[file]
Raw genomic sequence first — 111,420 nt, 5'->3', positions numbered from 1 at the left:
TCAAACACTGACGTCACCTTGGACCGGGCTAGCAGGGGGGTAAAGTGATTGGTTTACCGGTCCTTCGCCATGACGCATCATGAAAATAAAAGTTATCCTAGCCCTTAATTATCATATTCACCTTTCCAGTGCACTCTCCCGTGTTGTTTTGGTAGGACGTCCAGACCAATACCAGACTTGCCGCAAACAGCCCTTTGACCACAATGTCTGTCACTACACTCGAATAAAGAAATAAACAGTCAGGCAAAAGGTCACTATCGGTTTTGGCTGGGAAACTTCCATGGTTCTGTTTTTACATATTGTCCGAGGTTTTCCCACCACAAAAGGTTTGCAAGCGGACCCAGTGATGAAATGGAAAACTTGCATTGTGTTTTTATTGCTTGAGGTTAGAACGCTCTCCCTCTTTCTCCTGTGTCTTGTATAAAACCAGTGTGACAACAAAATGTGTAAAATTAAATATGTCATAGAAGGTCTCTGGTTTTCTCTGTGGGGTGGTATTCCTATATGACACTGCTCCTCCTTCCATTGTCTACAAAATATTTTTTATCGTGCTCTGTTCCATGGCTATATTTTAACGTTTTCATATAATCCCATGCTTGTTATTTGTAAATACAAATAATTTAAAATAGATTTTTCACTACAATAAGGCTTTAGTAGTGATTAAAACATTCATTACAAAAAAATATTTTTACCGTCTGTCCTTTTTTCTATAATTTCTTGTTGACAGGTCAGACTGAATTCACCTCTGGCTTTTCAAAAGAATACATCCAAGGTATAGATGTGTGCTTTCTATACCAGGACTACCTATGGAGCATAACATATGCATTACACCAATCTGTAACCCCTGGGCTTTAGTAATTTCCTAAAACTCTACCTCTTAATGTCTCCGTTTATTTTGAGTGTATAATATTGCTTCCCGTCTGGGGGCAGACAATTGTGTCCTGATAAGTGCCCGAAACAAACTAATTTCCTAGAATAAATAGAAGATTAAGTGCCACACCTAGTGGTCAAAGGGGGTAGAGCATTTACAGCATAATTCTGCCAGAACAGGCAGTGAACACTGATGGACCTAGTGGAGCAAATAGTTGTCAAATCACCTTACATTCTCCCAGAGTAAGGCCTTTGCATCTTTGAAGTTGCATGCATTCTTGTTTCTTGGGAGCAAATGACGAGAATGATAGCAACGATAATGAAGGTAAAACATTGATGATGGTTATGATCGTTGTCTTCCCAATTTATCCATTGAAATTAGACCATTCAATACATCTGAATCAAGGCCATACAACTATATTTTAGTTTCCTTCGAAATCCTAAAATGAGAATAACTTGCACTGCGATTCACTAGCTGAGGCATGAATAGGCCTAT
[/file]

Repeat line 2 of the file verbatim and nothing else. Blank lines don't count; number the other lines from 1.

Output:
TCAAACACTGACGTCACCTTGGACCGGGCTAGCAGGGGGGTAAAGTGATTGGTTTACCGGTCCTTCGCCATGACGCATCATGAAAATAAAAGTTATCCTAGCCCTTAATTATCATATTCACCTTTCCAGTGCACTCTCCCGTGTTGTTTTGGTAGGACGTCCAGACCAATACCAGACTTGCCGCAAACAGCCCTTTGACCACAATGTCTGTCACTACACTCGAATAAAGAAATAAACAGTCAGGCAAAAGGTCACTATCGGTTTTGGCTGGGAAACTTCCATGGTTCTGTTTTTACATATTGTCCGAGGTTTTCCCACCACAAAAGGTTTGCAAGCGGACCCAGTGATGAAATGGAAAACTTGCATTGTGTTTTTATTGCTTGAGGTTAGAACGCTCTCCCTCTTTCTCCTGTGTCTTGTATAAAACCAGTGTGACAACAAAATGTGTAAAATTAAATATGTCATAGAAGGTCTCTGGTTTTCTCTGTGGGGTGGTATTCCTATATGACACTGCTCCTCCTTCCATTGTCTACAAAATATTTTTTATCGTGCTCTGTTCCATGGCTATATTTTAACGTTTTCATATAATCCCATGCTTGTTATTTGTAAATACAAATAATTTAAAATAGATTTTTCACTACAATAAGGCTTTAGTAGTGATTAAAACATTCATTACAAAAAAATATTTTTACCGTCTGTCCTTTTTTCTATAATTTCTTGTTGACAGGTCAGACTGAATTCACCTCTGGCTTTTCAAAAGAATACATCCAAGGTATAGATGTGTGCTTTCTATACCAGGACTACCTATGGAGCATAACATATGCATTACACCAATCTGTAACCCCTGGGCTTTAGTAATTTCCTAAAACTCTACCTCTTAATGTCTCCGTTTATTTTGAGTGTATAATATTGCTTCCCGTCTGGGGGCAGACAATTGTGTCCTGATAAGTGCCCGAAACAAACTAATTTCCTAGAATAAATAGAAGATTAAGTGCCACACCTAGTGGTCAAAGGGGGTAGAGCATTTACAGCATAATTCTGCCAGAACAGGCAGTGAACACTGATGGACCTAGTGGAGCAAATAGTTGTCAAATCACCTTACATTCTCCCAGAGTAAGGCCTTTGCATCTTTGAAGTTGCATGCATTCTTGTTTCTTGGGAGCAAATGACGAGAATGATAGCAACGATAATGAAGGTAAAACATTGATGATGGTTATGATCGTTGTCTTCCCAATTTATCCATTGAAATTAGACCATTCAATACATCTGAATCAAGGCCATACAACTATATTTTAGTTTCCTTCGAAATCCTAAAATGAGAATAACTTGCACTGCGATTCACTAGCTGAGGCATGAATAGGCCTAT